Sunday February 23rd, 10am to 6pm - Submission deadline Wednesday 2/12
Studios 150, 150 W. 46th Street, 7th floor
Just wanted to send you guys a quick thank you for all the amazing feedback I got during the first leg of the feedback workshop. I’ve been working hard on my submission materials for part II but also revising some things in the beginning of the show in response to some of the suggestions during the first session! ~Sam Sultan
Just by presenting one song at the last workshop, it was greatly improved by the specific comments the panel made. The main character's need and "want" was made so much clearer to the audience just by the way the panel suggested I highlight it musically. So many thanks for that! ~Tom Dudzick
TRU was a very important step in getting us [to NYMF]. I am hoping to apply to the TRU workshops again in the future - they were so so helpful - you do such a good job there! ~Larry Little
This workshop is dedicated to fostering a conversation about musical theater structure not only for writers but also for producers, directors and everyone involved in the creation and production of new works. Submission fee is $10 for members, $20 for non-members. If accepted, fee will be applied to a participation fee of $100 ($80 for TRU members).
Those not selected will be invited and encouraged to attend the workshop as observers. The price is $55 ($35 for TRU members). We will be promoting this to writers, directors and producers, with the hope of generating a useful conversation to help us all develop the skills to create successful works for musical theater. The cost for non-participants to attend for the full day, to observe the presentations and be part of the discussions, is $55 ($35 for TRU members). Download the application, fill it out, and email to TRUStaff1@gmail.com to sign up.
Click for application as a writable PDF: howtowriteamusical1edit - fill it out, and email to TRUPlaySubmissions@gmail.com to sign up. Submission fee is $10 for TRU members, $20 for non-members. Submission deadline Wednesday, February 12th.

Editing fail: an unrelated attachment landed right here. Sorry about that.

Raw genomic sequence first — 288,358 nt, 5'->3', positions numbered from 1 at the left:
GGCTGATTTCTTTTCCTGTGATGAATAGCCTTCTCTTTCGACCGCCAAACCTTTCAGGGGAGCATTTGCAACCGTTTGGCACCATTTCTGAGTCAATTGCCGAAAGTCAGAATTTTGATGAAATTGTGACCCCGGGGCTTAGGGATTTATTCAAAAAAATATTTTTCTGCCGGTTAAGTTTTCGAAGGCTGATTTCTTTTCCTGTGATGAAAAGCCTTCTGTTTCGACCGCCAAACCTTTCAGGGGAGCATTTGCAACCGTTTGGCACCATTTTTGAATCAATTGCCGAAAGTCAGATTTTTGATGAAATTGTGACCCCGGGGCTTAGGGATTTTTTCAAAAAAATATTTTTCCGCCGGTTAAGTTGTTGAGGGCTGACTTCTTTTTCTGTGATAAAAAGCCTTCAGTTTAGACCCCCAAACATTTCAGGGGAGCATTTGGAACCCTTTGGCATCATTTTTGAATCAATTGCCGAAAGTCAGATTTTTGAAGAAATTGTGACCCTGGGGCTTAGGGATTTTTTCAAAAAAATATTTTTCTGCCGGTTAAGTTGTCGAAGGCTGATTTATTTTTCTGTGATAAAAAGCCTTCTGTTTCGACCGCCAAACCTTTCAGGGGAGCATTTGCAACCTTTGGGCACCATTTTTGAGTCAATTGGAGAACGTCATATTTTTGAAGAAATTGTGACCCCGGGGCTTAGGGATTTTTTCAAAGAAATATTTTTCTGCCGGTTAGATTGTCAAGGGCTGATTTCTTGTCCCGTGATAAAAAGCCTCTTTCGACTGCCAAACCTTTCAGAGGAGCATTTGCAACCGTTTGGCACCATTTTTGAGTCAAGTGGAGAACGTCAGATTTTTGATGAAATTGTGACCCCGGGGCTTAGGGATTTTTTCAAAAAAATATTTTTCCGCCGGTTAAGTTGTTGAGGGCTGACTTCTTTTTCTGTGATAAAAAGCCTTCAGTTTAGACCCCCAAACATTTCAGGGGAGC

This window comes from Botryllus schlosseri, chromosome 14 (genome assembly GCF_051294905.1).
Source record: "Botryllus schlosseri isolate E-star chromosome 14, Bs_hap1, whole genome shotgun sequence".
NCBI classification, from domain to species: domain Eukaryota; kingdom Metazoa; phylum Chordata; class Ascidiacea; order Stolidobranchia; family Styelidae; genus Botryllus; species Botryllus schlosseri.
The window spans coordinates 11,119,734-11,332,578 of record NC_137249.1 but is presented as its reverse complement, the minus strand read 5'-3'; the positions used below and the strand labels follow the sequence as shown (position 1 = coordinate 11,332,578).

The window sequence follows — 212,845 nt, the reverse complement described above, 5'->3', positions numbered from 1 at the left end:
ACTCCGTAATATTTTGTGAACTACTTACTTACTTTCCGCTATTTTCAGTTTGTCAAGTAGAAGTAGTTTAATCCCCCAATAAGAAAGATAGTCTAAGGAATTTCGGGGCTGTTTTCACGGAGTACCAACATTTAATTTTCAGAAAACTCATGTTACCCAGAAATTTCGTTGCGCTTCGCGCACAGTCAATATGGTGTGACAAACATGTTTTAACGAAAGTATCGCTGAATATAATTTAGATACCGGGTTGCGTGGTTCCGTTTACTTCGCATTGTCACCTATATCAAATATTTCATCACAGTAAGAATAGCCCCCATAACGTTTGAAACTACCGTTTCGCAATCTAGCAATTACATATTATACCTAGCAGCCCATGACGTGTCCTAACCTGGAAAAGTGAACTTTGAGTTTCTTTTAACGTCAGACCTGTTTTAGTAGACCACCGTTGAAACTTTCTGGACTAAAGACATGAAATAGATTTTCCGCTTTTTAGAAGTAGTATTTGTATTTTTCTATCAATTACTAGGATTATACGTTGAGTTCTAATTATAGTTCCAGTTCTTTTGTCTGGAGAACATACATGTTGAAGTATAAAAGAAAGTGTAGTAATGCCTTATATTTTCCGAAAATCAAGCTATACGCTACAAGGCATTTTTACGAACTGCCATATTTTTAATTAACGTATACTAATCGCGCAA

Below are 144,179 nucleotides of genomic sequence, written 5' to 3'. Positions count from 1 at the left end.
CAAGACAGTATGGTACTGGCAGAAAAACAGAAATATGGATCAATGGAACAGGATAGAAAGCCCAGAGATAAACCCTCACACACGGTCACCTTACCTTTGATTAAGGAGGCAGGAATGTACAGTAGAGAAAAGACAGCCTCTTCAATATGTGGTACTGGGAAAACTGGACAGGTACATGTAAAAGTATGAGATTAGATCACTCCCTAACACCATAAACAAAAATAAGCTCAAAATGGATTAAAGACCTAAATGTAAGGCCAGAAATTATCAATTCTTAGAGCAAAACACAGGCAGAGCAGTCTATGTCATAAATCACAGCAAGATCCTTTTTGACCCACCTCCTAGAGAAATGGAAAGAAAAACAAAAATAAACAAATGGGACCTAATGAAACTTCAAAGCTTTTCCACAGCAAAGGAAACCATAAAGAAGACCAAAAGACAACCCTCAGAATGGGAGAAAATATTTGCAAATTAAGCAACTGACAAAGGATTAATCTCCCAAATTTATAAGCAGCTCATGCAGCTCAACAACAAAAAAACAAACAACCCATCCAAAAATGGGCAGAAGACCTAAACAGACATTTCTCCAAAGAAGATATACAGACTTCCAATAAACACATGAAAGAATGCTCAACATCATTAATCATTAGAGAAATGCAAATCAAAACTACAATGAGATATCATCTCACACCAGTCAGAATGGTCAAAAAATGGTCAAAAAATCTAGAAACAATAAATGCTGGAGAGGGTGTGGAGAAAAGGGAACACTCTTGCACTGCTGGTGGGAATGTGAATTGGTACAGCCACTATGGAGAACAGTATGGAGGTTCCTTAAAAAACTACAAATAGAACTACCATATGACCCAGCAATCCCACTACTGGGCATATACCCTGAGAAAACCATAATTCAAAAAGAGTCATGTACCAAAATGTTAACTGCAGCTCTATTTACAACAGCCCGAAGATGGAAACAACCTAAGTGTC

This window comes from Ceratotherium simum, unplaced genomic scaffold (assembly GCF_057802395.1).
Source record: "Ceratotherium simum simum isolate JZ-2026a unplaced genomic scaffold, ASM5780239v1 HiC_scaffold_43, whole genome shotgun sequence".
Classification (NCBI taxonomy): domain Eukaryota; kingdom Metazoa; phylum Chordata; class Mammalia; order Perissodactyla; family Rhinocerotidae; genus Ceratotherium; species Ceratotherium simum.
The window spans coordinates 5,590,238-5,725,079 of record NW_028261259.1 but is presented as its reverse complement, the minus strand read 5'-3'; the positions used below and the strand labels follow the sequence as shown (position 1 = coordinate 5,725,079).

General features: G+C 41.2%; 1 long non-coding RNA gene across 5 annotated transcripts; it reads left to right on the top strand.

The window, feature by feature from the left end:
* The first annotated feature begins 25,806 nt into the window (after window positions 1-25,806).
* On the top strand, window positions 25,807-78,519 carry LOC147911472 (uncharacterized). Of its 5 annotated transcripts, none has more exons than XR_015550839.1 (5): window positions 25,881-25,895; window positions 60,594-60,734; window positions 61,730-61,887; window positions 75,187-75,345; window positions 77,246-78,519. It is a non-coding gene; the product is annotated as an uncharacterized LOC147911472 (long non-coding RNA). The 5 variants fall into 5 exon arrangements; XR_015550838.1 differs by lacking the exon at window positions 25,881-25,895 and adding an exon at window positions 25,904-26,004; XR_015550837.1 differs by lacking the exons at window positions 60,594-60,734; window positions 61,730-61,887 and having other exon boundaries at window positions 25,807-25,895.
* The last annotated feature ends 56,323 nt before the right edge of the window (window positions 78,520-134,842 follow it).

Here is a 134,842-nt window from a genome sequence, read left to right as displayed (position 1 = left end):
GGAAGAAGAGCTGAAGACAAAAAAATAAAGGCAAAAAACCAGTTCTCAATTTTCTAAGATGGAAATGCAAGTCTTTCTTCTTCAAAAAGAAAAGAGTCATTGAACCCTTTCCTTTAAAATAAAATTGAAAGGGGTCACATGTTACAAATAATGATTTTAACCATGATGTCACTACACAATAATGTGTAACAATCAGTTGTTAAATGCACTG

**If accepted for presentation of 10-15 minutes including one song and scene, plus feedback, there will be a participation fee of $100 ($80 for TRU members), which includes 2 seats for the entire day workshop as well as your presentation slot. Space is limited. Any additional attendees from the musical team (including music director, additional collaborators and cast members) who wish to observe the entire workshop must reserve in advance and will be charged $25 per person.
Our professional panel of commercial producers, directors and writers will include:
- Ken Cerniglia, former dramatuyrg and literary manager Disney Theatrical Group;
- Cheryl Davis, Kleban and Larsen Award winning librettist and lyricist (Barnstormer), Audelco Award winning playwright (Maid's Door);
- Nancy Golladay, literary consultant (NY Shakespeare Festival, O'Neill Conference, more), moderator of the BMI Librettists' Workshop;
- Skip Kennon, composer/lyricist (Herringbone, Don Juan DeMarco, Time and Again), former artistic coordinator of the BMI Lehman Engel Musical Theatre Workshop and teacher for two decades.
Bob Ost, executive director of Theater Resources Unlimited, and TRU Literary Manager Cate Cammarata will facilitate.
Writers (or producers!) are invited to submit no more than 25 pages of a show you are working on. We want to see the section of your show in which conflict and obstacles arise – the plot complications – plus MP3s of the songs within only those pages. Also send a concise synopsis of the opening in which you introduce the world of your show, and the want of your characters and how it prepares us for the conflict in the section presented.
In the workshop we will focus on three main aspects:
- 1) Songs that express differing points of view, or conflict;
- 2) "Turnaround Songs" in which a character changes his course of action;
- 3) The climactic moment (sometimes the first act finale) that drives us forward into the resolution (note: "resolution" will be in workshop #3).
We will discuss "I am" songs and "I feel" songs, and the function of each, with special attention paid to the way they move the action. In addition, we will continually explore the delicate balance between script and song.